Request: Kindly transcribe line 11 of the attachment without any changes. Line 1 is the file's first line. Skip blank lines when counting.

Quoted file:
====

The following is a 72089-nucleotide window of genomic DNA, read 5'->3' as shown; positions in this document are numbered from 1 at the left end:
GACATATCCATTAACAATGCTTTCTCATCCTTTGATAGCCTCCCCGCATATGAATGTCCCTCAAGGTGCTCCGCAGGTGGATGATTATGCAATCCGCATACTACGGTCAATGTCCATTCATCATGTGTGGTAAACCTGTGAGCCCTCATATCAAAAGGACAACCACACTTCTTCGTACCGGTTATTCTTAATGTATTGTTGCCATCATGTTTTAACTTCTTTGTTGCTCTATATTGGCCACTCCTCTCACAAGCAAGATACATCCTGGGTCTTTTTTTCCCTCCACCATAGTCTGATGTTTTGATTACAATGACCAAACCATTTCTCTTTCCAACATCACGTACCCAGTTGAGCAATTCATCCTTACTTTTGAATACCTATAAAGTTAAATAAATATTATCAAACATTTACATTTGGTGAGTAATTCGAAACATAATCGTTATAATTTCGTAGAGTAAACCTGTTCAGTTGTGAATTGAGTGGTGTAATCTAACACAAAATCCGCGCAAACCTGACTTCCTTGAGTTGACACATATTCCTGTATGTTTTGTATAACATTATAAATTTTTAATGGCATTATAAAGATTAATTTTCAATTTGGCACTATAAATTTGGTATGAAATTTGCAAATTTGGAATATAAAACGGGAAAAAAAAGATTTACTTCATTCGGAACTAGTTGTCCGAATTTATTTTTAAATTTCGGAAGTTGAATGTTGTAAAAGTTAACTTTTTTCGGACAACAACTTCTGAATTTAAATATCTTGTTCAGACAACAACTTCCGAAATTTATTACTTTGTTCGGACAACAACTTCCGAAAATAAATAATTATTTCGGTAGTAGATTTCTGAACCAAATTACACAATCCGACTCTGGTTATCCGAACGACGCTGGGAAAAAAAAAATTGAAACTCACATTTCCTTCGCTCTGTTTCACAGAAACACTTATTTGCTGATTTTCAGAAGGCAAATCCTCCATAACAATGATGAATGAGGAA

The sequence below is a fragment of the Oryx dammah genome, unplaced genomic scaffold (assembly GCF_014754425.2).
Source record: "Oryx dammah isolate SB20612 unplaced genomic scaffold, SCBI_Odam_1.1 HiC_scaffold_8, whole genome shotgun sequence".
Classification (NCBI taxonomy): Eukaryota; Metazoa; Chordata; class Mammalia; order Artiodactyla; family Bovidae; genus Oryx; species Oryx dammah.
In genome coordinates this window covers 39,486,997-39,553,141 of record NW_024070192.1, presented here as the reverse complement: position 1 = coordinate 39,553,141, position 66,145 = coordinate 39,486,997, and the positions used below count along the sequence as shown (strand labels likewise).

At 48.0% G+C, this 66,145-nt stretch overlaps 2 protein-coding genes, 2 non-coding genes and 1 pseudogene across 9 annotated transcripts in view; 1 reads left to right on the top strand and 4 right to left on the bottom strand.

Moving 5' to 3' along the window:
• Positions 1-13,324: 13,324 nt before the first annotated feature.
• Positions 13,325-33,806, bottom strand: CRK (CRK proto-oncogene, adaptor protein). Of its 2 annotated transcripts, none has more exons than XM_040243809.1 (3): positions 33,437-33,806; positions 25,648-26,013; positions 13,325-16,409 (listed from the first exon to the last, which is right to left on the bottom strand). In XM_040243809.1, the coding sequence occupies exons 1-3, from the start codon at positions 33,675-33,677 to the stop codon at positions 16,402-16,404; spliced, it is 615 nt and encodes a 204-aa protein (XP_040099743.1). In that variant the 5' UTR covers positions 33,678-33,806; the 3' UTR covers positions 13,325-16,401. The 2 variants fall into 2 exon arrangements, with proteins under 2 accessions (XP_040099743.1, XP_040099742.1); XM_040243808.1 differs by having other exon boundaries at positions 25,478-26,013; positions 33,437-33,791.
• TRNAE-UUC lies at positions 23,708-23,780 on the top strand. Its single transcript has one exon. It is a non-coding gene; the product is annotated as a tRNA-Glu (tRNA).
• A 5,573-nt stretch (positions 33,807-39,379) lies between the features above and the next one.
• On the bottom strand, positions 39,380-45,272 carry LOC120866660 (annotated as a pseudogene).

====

• TRNAE-UUC lies at positions 23,708-23,780 on the top strand. Its single transcript has one exon. It is a non-coding gene; the product is annotated as a tRNA-Glu (tRNA).